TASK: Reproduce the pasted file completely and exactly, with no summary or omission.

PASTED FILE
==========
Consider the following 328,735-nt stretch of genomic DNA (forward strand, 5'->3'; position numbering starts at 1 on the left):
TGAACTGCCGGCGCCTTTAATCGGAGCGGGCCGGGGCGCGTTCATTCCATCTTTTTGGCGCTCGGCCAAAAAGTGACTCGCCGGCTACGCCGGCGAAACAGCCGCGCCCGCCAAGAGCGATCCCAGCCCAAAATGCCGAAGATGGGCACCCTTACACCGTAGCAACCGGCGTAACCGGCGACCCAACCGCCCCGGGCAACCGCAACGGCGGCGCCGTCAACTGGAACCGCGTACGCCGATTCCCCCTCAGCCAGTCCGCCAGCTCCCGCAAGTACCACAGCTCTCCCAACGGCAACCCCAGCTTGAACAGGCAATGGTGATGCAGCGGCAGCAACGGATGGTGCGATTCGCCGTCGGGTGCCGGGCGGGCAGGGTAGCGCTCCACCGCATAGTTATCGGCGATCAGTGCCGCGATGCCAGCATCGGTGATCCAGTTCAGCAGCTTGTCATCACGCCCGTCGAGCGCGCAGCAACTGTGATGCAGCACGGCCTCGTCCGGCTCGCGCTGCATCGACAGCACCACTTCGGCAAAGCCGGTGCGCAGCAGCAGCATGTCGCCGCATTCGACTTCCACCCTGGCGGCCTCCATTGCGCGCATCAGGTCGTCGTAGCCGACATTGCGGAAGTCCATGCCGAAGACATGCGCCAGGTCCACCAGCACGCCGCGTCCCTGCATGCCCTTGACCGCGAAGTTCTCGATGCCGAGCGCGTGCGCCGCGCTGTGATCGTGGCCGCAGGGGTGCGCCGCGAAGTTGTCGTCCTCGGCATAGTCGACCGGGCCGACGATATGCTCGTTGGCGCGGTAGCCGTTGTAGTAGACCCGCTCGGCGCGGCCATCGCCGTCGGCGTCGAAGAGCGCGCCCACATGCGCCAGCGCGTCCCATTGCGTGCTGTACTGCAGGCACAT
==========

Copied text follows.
Consider the following 328,735-nt stretch of genomic DNA (forward strand, 5'->3'; position numbering starts at 1 on the left):
TGAACTGCCGGCGCCTTTAATCGGAGCGGGCCGGGGCGCGTTCATTCCATCTTTTTGGCGCTCGGCCAAAAAGTGACTCGCCGGCTACGCCGGCGAAACAGCCGCGCCCGCCAAGAGCGATCCCAGCCCAAAATGCCGAAGATGGGCACCCTTACACCGTAGCAACCGGCGTAACCGGCGACCCAACCGCCCCGGGCAACCGCAACGGCGGCGCCGTCAACTGGAACCGCGTACGCCGATTCCCCCTCAGCCAGTCCGCCAGCTCCCGCAAGTACCACAGCTCTCCCAACGGCAACCCCAGCTTGAACAGGCAATGGTGATGCAGCGGCAGCAACGGATGGTGCGATTCGCCGTCGGGTGCCGGGCGGGCAGGGTAGCGCTCCACCGCATAGTTATCGGCGATCAGTGCCGCGATGCCAGCATCGGTGATCCAGTTCAGCAGCTTGTCATCACGCCCGTCGAGCGCGCAGCAACTGTGATGCAGCACGGCCTCGTCCGGCTCGCGCTGCATCGACAGCACCACTTCGGCAAAGCCGGTGCGCAGCAGCAGCATGTCGCCGCATTCGACTTCCACCCTGGCGGCCTCCATTGCGCGCATCAGGTCGTCGTAGCCGACATTGCGGAAGTCCATGCCGAAGACATGCGCCAGGTCCACCAGCACGCCGCGTCCCTGCATGCCCTTGACCGCGAAGTTCTCGATGCCGAGCGCGTGCGCCGCGCTGTGATCGTGGCCGCAGGGGTGCGCCGCGAAGTTGTCGTCCTCGGCATAGTCGACCGGGCCGACGATATGCTCGTTGGCGCGGTAGCCGTTGTAGTAGACCCGCTCGGCGCGGCCATCGCCGTCGGCGTCGAAGAGCGCGCCCACATGCGCCAGCGCGTCCCATTGCGTGCTGTACTGCAGGCACAT